From the WWI era (note reference to the Hun - it's a derogatory term for Germans): a horse does his bit in this heartfelt poem..
Rebecca N. Porter
I hadn't been troubled about the war,
For under the kind blue skies
I was happy, and free to roam the fields
As the vagrant butterflies.
But all in a day, the clouds grew gray
And darkened my Paradise,
For “The One Whom I Loved The Best” embarked
On the voyage of sacrifice.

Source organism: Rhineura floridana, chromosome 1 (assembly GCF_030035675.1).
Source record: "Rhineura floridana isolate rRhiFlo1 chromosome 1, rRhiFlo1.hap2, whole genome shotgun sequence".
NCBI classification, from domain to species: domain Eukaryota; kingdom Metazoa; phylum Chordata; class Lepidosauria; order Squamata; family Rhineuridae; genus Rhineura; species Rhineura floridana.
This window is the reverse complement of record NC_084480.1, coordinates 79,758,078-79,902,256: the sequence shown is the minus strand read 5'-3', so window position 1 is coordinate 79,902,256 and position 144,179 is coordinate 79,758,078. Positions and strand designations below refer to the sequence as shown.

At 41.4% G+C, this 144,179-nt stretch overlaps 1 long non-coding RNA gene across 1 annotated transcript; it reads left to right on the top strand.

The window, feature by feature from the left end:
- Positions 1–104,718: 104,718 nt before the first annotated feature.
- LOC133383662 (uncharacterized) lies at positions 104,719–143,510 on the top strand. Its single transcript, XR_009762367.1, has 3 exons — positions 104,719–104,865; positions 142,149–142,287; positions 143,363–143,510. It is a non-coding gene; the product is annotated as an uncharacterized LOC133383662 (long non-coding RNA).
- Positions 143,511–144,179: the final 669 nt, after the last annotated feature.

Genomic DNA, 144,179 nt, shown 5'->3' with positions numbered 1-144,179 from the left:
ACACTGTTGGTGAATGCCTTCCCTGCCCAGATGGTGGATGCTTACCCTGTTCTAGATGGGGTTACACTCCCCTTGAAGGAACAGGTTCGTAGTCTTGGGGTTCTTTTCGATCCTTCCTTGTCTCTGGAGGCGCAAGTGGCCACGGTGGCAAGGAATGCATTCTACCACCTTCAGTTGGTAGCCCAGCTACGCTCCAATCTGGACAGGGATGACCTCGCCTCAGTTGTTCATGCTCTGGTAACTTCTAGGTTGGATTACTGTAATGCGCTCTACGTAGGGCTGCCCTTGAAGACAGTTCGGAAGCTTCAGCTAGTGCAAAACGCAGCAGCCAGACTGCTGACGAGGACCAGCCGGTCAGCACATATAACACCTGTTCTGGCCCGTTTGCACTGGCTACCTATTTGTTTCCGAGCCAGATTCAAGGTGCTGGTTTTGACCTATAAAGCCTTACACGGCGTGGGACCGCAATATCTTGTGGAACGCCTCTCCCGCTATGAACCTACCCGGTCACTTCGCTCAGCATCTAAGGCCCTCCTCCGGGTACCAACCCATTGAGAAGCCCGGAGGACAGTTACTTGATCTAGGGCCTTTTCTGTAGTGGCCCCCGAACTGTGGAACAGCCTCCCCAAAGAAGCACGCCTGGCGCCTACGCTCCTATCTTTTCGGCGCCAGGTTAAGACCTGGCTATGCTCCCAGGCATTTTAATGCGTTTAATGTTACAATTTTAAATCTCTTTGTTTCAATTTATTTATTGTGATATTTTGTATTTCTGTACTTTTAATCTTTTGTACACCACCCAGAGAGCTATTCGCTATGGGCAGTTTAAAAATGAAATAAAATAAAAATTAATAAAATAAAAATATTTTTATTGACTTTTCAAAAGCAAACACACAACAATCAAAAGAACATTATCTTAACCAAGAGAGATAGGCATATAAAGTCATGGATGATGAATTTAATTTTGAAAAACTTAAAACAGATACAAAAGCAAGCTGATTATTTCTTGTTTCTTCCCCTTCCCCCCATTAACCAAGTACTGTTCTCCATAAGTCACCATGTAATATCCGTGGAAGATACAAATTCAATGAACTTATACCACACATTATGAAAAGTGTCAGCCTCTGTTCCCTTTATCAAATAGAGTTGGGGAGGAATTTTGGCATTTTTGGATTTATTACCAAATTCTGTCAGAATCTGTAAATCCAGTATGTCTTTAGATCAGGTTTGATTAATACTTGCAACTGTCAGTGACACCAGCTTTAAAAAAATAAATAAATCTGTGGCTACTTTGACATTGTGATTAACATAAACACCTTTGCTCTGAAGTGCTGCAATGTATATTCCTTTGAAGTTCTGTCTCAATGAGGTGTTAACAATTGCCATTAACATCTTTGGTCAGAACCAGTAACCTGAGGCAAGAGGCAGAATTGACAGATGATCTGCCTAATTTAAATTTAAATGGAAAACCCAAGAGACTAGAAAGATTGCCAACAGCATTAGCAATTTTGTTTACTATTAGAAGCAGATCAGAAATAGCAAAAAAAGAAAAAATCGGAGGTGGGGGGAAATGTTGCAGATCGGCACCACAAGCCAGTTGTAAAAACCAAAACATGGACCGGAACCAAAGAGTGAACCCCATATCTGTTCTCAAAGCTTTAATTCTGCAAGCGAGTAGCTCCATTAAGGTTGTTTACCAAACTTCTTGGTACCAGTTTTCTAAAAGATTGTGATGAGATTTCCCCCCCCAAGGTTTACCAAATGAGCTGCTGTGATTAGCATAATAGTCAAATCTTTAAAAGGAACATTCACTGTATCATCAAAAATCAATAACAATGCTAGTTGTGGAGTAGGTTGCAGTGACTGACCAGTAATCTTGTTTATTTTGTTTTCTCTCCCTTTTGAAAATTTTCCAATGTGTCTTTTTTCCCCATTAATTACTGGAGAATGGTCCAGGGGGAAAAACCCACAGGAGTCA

And no one explained, and no one came
Through the darkness to comfort me,
And my life grew chill, and my heart grew hot
With a speechless misery.
I cannot tell how my shackles fell,
But God must have heard my prayer,
And I too traveled the watery trail
To join the boys over there.
They say that some men dread to come,
Though all that they hold most dear
Is at stake on the altar of No-Man's-Land,
'Twixt the Hun and free-born here.
'Tis enough for me, that the One I Would See
Is “somewhere among this force,”
And together we fight with a God who heard
The prayer of a little brown horse.
from Animals. [Boston: Massachusetts Society for the Prevention of Cruelty to Animals]. Vol 51 No. 1 (June 1918), p. 12.